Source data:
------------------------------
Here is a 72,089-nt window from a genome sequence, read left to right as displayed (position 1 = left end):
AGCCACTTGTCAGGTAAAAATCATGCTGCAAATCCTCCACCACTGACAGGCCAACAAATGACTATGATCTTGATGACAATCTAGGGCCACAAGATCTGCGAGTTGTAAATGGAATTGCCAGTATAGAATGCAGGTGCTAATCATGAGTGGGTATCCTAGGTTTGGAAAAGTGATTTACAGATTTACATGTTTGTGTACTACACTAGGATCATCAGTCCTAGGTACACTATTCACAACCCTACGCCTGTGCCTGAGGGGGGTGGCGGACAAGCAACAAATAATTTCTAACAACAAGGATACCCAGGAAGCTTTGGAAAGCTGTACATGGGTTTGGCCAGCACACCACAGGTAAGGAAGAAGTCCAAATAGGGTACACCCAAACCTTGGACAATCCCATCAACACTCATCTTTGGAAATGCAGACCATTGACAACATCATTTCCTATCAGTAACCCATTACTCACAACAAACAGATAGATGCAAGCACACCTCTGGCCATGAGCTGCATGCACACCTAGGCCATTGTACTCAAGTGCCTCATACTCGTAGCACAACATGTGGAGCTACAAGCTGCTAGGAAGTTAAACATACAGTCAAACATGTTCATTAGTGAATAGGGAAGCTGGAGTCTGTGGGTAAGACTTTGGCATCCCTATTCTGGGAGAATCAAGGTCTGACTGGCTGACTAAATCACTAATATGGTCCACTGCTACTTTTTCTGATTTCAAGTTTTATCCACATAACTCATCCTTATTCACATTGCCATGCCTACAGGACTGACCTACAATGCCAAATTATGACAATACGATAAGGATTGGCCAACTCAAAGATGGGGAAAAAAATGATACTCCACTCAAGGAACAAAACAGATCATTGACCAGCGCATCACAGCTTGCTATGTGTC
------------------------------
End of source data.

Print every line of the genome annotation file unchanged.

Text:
Here is a 72,089-nt window from a genome sequence, read left to right as displayed (position 1 = left end):
AGCCACTTGTCAGGTAAAAATCATGCTGCAAATCCTCCACCACTGACAGGCCAACAAATGACTATGATCTTGATGACAATCTAGGGCCACAAGATCTGCGAGTTGTAAATGGAATTGCCAGTATAGAATGCAGGTGCTAATCATGAGTGGGTATCCTAGGTTTGGAAAAGTGATTTACAGATTTACATGTTTGTGTACTACACTAGGATCATCAGTCCTAGGTACACTATTCACAACCCTACGCCTGTGCCTGAGGGGGGTGGCGGACAAGCAACAAATAATTTCTAACAACAAGGATACCCAGGAAGCTTTGGAAAGCTGTACATGGGTTTGGCCAGCACACCACAGGTAAGGAAGAAGTCCAAATAGGGTACACCCAAACCTTGGACAATCCCATCAACACTCATCTTTGGAAATGCAGACCATTGACAACATCATTTCCTATCAGTAACCCATTACTCACAACAAACAGATAGATGCAAGCACACCTCTGGCCATGAGCTGCATGCACACCTAGGCCATTGTACTCAAGTGCCTCATACTCGTAGCACAACATGTGGAGCTACAAGCTGCTAGGAAGTTAAACATACAGTCAAACATGTTCATTAGTGAATAGGGAAGCTGGAGTCTGTGGGTAAGACTTTGGCATCCCTATTCTGGGAGAATCAAGGTCTGACTGGCTGACTAAATCACTAATATGGTCCACTGCTACTTTTTCTGATTTCAAGTTTTATCCACATAACTCATCCTTATTCACATTGCCATGCCTACAGGACTGACCTACAATGCCAAATTATGACAATACGATAAGGATTGGCCAACTCAAAGATGGGGAAAAAAATGATACTCCACTCAAGGAACAAAACAGATCATTGACCAGCGCATCACAGCTTGCTATGTGTC